2, for example, we observed a stable plateau over an order of magnitude in , and for different values of the noise multiplier. We also found that the break-off between optimal and sub-optimal characteristics was abrupt, wherein increases in or let to a sudden change in the observed characteristics. We hypothesize that too small signal-to-noise ratios in anonymous gradient updates make the stochastic optimization process unable to uncover minima in the parameter space. The hypothesis is consistent with break-offs upon increases in and . It is also consistent with the large fluctuations in utility present in sub-optimal characteristics.

We also explained analytically why DP-GAN training with Adam becomes gradient-clipping independent for small values of the clipping constant. This result generalizes to other methods of gradient descent with normalization. Furthermore, we found a weak dependence of the utility plateau on the network capacity. In the non-DP case, small capacities show reduced expressivity in the generator thus degrading the utility. A reduction was not visible, however, at increased capacities (computations not shown). When training with differential privacy, we found that increased capacity led to a systematic decrease in utility. In these high-capacity networks, more terms enter the gradient L-2 norm thus enhancing the effect of the clipping. We hypothesize that this is the main mechanism leading to a degraded utility in larger networks.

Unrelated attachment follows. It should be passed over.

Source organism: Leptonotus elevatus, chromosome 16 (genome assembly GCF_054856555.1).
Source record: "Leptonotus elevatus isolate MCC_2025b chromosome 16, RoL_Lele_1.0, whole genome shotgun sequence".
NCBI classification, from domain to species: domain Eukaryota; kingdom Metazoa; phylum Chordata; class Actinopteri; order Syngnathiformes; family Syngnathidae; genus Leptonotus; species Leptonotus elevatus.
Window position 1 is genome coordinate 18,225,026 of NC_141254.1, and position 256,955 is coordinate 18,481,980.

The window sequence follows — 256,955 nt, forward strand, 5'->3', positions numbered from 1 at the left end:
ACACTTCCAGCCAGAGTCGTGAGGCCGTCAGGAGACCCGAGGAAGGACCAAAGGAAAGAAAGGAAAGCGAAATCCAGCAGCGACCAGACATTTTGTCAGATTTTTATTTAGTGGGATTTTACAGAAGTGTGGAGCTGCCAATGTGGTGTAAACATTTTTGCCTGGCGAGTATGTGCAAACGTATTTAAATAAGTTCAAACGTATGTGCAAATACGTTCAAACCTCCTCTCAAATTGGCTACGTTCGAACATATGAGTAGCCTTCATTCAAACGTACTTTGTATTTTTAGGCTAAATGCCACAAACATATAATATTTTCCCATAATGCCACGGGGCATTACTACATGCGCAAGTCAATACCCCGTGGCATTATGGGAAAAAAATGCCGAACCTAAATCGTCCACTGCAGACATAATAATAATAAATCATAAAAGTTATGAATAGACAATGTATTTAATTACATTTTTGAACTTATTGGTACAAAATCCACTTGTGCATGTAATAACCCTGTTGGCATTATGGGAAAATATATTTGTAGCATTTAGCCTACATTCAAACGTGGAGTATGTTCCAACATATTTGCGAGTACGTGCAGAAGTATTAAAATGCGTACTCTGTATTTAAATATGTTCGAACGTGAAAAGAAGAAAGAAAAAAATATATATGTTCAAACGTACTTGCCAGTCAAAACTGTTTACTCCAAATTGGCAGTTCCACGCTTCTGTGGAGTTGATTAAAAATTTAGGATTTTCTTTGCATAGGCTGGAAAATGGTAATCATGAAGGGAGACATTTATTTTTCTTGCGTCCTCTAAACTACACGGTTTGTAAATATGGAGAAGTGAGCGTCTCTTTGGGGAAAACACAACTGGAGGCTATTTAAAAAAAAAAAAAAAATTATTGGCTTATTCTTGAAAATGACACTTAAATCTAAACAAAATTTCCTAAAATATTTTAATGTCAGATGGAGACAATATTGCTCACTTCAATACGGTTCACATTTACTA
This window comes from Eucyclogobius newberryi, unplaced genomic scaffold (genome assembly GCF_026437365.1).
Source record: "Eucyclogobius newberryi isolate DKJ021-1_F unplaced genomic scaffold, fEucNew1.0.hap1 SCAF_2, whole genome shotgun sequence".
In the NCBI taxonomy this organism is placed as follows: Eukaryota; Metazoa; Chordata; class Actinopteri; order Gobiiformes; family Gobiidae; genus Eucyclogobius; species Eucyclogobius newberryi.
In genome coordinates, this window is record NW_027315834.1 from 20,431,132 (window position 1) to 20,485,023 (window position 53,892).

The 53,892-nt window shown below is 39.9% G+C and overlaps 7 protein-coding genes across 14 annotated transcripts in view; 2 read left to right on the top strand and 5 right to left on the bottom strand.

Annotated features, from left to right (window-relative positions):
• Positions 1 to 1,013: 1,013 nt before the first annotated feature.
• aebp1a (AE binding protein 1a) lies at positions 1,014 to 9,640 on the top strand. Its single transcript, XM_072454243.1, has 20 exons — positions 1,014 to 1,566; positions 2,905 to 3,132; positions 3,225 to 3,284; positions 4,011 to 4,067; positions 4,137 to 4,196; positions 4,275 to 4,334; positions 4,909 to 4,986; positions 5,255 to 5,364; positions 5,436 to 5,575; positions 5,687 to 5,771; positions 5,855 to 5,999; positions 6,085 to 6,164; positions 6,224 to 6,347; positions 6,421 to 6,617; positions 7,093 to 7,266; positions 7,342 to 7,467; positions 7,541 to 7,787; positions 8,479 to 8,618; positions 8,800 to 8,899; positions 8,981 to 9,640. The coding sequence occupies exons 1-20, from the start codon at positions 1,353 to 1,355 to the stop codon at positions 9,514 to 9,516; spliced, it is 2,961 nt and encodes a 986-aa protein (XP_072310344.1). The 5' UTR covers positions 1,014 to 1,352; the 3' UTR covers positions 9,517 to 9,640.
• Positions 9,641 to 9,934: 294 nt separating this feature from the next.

Our simple explorations are limited by the approximations with which we explore the privacy-utility relationship. Privacy was indirectly measured as an upper privacy bound, and utility was indirectly measured with the inception score. In future works, one should complement these metrics with direct measures of privacy through membership-inference attacks and classification scores on generated images, for example.

In applications, privacy-utility plots could be a useful tool to tune parameters in a data anonymization workflow. The method needs to be carefully adopted, however, because additional privacy loss incurs during hyperparameter optimization (Abadi et al., 2016), and the auxiliary classifier network we used needs to be trained with differential privacy as well.

In sum, we found that it is indeed possible to generate differentially private synthetic data set within a moderate privacy budget of . However, we presume that the reduced utility for parameter-rich networks will be a major hurdle when training DP-GANs for larger, more nuanced image data sets than MNIST. This could become a problem in particular, when close to a sub-optimal training regime in the signal-to-noise ratio of parameter gradients.

Acknowledgements. We thank Dr. Ilya Mironov for guiding our understanding of privacy-preserving deep learning. This work was funded by the European Union and the German Ministry for Economic Affairs and Energy under the EXIST grant program.